Those 5 days were the most soul destroying of my life, hard not to feel hopeful, but unable to grieve and fully prepare myself. It was hard, as a Dr myself, knowing more than the average patient about risks, statistics and outcomes, but when it’s you in that situation it all goes out the window. Every day was another day hanging on, hopeful to get further along, versus the fear of whether I could cope with an extremely premature baby who could face many significant challenges.

As I got closer to viability I was offered surgery to try and place a stitch, it was very high risk and unlikely to work, but at that point there wasn’t any alternative to try and save the pregnancy. It ultimately didn’t work and in the process my waters broke. But still nothing happened.

It was on day 7 when I had amazingly reached 23 weeks and 5 days, they decided to transfer me to a specialist Centre as my baby may be viable. They said if he was delivered, he had a chance of life – I finally allowed myself to have a slither of hope.

The ambulance arrived and the doctor came for the final exam and check before they could put me in the ambulance. Unfortunately they found that I was now 10 cm dilated and the umbilical cord was hanging down; my hopes of being transferred and hanging on to viability felt snatched away. I delivered a few minutes later. 

James was born and taken by the doctors, but it was clear he was too small to survive. Me and my husband held him, and sang to him, and he stayed with us for the next hour.

Once home it was surreal. I did not know what to do. I couldn’t focus on anything, I couldn’t sleep, but I was too tired to function. I remember hearing babies crying in the wardrobes and not wanting to be left alone.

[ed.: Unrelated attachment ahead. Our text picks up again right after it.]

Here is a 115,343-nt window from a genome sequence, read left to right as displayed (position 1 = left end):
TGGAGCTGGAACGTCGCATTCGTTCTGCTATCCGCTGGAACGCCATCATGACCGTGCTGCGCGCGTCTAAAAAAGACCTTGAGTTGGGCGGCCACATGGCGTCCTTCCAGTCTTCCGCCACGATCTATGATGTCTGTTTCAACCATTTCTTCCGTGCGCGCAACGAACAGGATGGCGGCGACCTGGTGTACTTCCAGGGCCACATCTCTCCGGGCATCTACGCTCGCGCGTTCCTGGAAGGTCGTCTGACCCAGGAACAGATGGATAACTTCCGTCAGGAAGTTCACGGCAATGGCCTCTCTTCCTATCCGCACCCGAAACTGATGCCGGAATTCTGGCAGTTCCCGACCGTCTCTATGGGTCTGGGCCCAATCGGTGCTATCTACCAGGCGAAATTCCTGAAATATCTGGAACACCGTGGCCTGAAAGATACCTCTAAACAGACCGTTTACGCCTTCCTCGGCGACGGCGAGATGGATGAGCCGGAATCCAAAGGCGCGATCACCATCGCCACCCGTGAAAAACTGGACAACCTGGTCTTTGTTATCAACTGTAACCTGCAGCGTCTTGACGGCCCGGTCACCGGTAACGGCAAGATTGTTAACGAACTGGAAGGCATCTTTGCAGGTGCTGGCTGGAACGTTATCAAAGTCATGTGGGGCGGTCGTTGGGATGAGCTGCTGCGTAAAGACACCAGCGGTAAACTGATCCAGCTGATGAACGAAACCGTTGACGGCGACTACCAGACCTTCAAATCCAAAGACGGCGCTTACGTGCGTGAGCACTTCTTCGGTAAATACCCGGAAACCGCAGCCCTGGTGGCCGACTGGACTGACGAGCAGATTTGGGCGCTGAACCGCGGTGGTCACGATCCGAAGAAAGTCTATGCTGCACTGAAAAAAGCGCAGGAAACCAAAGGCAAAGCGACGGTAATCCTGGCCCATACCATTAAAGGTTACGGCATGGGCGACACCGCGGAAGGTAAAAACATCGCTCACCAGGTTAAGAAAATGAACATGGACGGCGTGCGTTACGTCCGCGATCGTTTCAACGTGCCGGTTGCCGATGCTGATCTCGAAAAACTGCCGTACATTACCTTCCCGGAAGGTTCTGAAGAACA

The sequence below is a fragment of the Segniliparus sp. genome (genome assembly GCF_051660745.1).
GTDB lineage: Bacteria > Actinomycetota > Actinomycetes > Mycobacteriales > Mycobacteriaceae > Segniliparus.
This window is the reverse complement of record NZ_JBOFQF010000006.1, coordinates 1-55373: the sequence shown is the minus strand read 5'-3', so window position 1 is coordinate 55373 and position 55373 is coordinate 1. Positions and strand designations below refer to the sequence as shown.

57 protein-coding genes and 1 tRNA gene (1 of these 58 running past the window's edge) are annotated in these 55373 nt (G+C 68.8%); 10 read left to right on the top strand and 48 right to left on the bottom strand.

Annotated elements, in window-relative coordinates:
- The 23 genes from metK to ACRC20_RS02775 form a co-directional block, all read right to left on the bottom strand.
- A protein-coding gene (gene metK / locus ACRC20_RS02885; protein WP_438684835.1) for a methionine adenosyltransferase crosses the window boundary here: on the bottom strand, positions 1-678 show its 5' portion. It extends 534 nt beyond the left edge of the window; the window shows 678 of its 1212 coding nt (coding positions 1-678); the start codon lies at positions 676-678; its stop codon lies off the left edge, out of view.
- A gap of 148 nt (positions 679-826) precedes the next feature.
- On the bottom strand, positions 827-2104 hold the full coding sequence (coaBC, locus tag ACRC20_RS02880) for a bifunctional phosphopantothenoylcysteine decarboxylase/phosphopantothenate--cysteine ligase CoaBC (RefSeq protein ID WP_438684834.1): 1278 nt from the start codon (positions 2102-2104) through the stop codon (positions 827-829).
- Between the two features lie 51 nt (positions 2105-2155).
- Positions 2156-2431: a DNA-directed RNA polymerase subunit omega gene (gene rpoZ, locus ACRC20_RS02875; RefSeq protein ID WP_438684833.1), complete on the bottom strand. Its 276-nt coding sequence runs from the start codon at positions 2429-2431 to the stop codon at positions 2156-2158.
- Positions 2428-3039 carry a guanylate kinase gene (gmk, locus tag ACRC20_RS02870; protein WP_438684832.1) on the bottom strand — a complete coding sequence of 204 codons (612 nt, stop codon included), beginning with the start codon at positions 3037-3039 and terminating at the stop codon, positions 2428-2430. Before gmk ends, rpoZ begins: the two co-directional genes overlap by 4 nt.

In hindsight we often forget about the partners and other family members, everyone scrambles around the mum. I find often it’s the dads who get ignored and struggle not knowing what to do.

During the weeks after I struggled with postnatal depression and good old fashioned bereavement. I went to see my GP and was heartbroken that 6 weeks after his death her advice was to take long walks. After having the most amazing care from the maternity team I felt horribly let down, even worse it was by my own profession!

I’ve struggled with depression and the after effects for nearly 9 years and both me and my partner just struggled through. We should have got help, counselling, but didn’t and subsequently our marriage broke down as these things change people.

I don’t want to end this on doom and gloom. I’m not a fan of the word rainbow baby, but I went on to have an amazing little girl, though I may be a single parent now, we are doing great. I’m starting to get back to who I used to be and enjoying life.

It will never leave me but, you can move on, and it can get easier. I am grateful to live in a world where termination was an option for me and I had family and friends to support me.

I have a new kind of empathy when dealing with my patients, friends and family who have been through this. I will often cry after a patient leaves my room or I speak to them on the phone if it triggers me, but I am ok with that, I wouldn’t not want to see these patients, doctors are only human.

It’s ok not to know what to say or do when someone has lost a baby, it’s ok to be self-protective and say I’m sorry I am struggling with this situation myself I need some space, it’s also ok not to say a thing and just listen. 

Vickie x

If you need any support about anything discussed in this story, you can contact us via email or our Facebook page. If you’ve been affected by Baby Loss, contact the SANDS charity helpline.